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"The Simpsons" Reaches 400th Episode Milestone

I'll admit that I've kind of tuned out The Simpsons in recent years, as its once witty humor has turned predictable and tired. What was once the most well crafted, intelligent series on television has buckled under the weight of 400 episodes, each with zany plotlines and characters that steadfastly refuse to change or age.

So imagine my surprise when I tuned in to catch the series' 399th and 400th episodes and discovered that The Simpsons, while nowhere near the standard it set for itself years before, can still manage to tickle my funny bone. The 399th episode, "24 Minutes" brought the audience a parody of fellow FOX series 24, in which Lisa and Bart work for CTU, the Counter Truancy Unit, and must work together to defuse a terrorist situation involving a bully-made stink bomb and a school bake sale. (It's all the more funny for the fact that it's more amusing and engaging than the current season of 24 (which wraps its sixth season tonight) has consistently been this year.

What worked so well about the episode is the way that it appropriated those old 24 tropes--split screens, Kiefer Sutherland narration, moles within CTU--and turned them on their head. Plus, kudos to Sutherland and Mary Lynn Rajskub for mocking themselves (or at least their bombastic characters, Jack and Chloe). Loved the dumpster gag, as well, in which Homer and Milhouse (don't ask) take a dumpster for a spin around town. It might not reach the heights of some of my favorite episodes like "Das Bus" or "The Old Man and the Lisa," but it's a funny 24 minutes, if a little dated, nonetheless.

Following "24 Minutes," The Simpsons crew manages to commandeer some of the imagery of Good Night and Good Luck for the landmark 400th episode, "You Kent Always Say What You Want" that has local news anchor Kent Brockman lose his job after uttering a swearword on the air when Homer Simpson, local buffoon and 1 millionth ice cream cone purchaser, spills coffee on his crotch. It touches upon the demons of the anti-indecency campaign in America, in which people increasingly look to find something indecent about nearly every television show that doesn't meet their rigid views of morality and decency. (Off topic: there's a fascinating recent Entertainment Weekly article here that talks with four network standards and practices execs.)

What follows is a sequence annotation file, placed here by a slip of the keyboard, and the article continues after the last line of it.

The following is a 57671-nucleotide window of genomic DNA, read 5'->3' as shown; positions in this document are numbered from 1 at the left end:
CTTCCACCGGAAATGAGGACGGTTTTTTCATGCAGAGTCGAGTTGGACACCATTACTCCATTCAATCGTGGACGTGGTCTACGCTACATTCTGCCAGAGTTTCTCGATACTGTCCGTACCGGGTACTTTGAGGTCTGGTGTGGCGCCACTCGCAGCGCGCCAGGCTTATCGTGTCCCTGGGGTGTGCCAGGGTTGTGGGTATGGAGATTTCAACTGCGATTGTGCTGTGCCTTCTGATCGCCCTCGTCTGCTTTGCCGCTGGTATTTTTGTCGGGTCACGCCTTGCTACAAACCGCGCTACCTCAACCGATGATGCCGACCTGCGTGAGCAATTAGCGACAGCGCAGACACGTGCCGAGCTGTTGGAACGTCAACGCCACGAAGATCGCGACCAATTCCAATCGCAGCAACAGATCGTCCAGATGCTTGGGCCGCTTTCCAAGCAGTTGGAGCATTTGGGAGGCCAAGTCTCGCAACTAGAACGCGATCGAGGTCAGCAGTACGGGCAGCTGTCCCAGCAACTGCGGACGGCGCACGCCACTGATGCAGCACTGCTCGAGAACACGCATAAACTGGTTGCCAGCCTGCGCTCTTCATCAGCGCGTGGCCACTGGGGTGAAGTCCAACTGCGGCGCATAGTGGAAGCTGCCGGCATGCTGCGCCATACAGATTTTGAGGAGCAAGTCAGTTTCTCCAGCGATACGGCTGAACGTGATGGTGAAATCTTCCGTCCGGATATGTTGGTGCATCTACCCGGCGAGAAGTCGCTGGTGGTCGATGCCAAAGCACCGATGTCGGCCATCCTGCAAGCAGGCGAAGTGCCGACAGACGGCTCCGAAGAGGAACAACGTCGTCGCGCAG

My favorite bits: the opening title sequence that takes us back twenty years to five squiggly, poorly drawn yellow characters (looking rather like they did back on the old Tracy Ullman Show) attempting to arrange a family picture; a cigarette-smoking Kent Brockman delivering a savage Edward R. Murrow-style indictment in classy black and white (Lisa even taps his knee with a pencil when they go live on the air); and the headshot "wall of fame" in the Simpsons house that recounts past visitors who have moved into the home, from Apu and Sideshow Bob to Gil and Stampy the elephant.

It's a wink to the series' longevity and its (dare I say it?) continuity and make me a bit wistful for the good old days. In any event, however, making it to 400 episodes in an age where new series get yanked off the air after three episodes is quite a feat and it's a testament to the cast and crew of The Simpsons that this little series has become such a part of the global zeitgeist.


Anonymous said…
I haven't been a fan of the last few seasons of The Simpsons but these two episodes were great. The 24 spoof was fun but I especially enjoyed the Kent Brockman episode which was as timely as it was humorous. It actually reminded me a lot of some of the earlier, stronger seasons which were always zany but intelligent and topical as well. Lately, I just feel like they're zany without any real direction. I'm hoping that these two eps. bode well for The Simpsons movie this summer!

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